|Vol. 4, Issue 2, Article 1||Saleem, S.|
NBD can be mistaken for other diseases of the central nervous system with multi-focal presentations such as multiple sclerosis (MS) and systemic lupus erythematosus (SLE), especially in the absence of systemic manifestations of BD (7). In the acute phase of NBD, large confluent lesions in the brainstem-thalamic-basal ganglia region are highly suggestive of the disease and can help to differentiate it from MS and SLE (26). In SLE, the lesions predominantly involve the sub-cortical white matter of the cerebral hemispheres and less frequently involve the basal ganglia or brainstem (Fig 27) (26). In MS, the lesions are predominantly periventricular, with infrequent involvement of the basal ganglia and internal capsule (Fig 28) (62). Moreover, brain stem lesions in MS are usually small, even in the acute stage, and seen along the floor of the fourth ventricle or anteriorly in the pons. This distribution contrasts with involvement of the central part of the pons in NBD (21). Spinal cord involvement in NBD tends to be extensive, whereas it rarely extends over more than two vertebral segments in MS (22). Linear high signal intensity in T2-weighted images along the internal capsule is highly suggestive of parenchymal NBD and is seen less frequently in other diseases of the CNS (7). High signal intensity along pyramidal and other fiber tracts is another finding seen in NBD (22).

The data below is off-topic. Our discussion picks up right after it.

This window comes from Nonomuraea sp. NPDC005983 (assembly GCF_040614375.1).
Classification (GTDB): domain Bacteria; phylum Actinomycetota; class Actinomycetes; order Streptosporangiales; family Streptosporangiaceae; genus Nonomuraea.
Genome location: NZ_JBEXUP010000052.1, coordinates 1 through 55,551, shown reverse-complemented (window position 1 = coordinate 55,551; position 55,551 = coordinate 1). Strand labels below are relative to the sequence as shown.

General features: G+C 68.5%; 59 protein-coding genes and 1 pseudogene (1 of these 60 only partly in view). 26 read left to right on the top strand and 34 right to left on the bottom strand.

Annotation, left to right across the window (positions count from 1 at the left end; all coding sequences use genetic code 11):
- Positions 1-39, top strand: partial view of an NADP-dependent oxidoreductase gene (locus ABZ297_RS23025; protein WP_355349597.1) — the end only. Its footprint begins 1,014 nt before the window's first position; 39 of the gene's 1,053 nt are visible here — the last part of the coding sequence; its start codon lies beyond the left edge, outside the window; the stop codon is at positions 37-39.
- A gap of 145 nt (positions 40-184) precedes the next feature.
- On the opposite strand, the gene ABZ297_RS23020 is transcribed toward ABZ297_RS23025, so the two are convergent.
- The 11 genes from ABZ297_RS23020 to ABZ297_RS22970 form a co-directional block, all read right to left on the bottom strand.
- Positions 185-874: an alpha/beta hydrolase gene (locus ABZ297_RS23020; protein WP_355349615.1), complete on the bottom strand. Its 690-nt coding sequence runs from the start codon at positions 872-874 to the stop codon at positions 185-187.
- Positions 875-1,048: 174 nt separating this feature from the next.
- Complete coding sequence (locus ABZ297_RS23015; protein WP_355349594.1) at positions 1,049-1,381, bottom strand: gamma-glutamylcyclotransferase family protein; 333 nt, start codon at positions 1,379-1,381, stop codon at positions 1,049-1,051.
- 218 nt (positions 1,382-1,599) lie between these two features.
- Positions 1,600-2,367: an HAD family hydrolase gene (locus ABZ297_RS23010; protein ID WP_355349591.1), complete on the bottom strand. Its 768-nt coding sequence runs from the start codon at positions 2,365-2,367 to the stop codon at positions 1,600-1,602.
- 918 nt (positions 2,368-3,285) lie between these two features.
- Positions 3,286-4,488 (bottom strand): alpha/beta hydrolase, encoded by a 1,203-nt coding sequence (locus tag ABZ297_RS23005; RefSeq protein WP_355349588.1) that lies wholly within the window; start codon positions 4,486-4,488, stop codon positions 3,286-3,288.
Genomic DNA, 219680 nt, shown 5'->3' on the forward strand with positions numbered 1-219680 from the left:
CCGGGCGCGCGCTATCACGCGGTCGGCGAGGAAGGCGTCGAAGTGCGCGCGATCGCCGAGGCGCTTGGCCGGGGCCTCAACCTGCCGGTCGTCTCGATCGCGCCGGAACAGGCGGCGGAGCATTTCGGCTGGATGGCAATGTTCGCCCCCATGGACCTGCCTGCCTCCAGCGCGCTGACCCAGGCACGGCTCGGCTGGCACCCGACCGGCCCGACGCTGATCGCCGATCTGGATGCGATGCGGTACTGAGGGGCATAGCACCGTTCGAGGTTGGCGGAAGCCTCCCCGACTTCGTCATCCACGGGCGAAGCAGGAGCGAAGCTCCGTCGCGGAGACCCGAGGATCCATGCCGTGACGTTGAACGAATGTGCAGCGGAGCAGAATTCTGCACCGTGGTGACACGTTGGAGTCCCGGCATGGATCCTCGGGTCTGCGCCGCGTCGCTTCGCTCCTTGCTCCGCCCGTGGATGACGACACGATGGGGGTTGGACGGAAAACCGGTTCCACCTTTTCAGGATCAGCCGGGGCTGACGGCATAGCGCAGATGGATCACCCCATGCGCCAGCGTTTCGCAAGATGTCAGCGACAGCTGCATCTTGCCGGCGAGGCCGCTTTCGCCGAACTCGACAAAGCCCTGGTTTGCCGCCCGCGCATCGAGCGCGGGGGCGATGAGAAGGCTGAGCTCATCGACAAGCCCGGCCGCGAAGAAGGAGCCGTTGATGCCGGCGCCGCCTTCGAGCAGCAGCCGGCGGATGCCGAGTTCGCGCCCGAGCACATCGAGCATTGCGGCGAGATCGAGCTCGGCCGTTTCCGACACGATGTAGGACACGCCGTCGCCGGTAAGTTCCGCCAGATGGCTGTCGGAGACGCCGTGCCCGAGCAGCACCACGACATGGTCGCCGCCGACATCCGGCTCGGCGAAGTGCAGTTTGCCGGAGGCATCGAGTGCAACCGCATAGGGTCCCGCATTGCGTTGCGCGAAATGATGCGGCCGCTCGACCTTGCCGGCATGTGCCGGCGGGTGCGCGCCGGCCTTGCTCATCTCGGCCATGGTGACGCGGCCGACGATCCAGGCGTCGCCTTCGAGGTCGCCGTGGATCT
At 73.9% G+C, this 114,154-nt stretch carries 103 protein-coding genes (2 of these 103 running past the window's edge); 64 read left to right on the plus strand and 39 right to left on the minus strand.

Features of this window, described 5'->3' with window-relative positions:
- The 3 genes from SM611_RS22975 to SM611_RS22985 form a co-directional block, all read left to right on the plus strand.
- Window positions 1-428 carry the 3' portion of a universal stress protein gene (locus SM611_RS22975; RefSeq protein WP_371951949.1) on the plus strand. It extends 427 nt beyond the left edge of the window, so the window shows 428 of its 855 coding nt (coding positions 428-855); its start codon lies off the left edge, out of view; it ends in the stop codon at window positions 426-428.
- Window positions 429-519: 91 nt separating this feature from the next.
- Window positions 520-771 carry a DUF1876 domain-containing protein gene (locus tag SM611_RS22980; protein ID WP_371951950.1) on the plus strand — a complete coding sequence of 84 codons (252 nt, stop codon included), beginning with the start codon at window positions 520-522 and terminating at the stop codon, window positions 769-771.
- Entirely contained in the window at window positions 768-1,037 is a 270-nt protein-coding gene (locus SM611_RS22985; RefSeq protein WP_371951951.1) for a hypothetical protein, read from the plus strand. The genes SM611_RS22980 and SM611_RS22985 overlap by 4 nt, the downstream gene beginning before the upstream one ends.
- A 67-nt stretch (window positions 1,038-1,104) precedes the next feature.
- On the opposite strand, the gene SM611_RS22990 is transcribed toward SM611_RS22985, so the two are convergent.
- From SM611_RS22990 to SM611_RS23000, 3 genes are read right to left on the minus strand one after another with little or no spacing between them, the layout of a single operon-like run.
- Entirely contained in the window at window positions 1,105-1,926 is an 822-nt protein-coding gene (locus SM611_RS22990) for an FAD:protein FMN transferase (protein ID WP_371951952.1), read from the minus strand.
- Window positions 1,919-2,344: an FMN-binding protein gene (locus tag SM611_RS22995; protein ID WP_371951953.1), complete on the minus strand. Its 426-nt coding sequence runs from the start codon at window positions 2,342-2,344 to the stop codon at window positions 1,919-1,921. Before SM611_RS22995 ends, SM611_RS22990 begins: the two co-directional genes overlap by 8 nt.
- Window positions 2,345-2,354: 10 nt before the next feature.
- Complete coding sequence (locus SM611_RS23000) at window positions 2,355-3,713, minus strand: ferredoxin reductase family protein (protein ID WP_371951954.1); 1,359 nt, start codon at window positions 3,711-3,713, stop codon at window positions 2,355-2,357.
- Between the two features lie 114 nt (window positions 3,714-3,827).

White matter lesions seen in the chronic phase of parenchymal NBD can be difficult to differentiate from MS, SLE or other vasculitic or infectious CNS lesions (22). Cerebral white matter lesions are most commonly periventricular in MS, subcortical in SLE but they are both periventricular and subcortical in NBD. MRI has low (40%) specificity for the diagnosis of chronic NBD, unless accompanied by localized atrophy of the brainstem, in which case it can be up to 100% specific. The latter is very unusual in MS and SLE (26).
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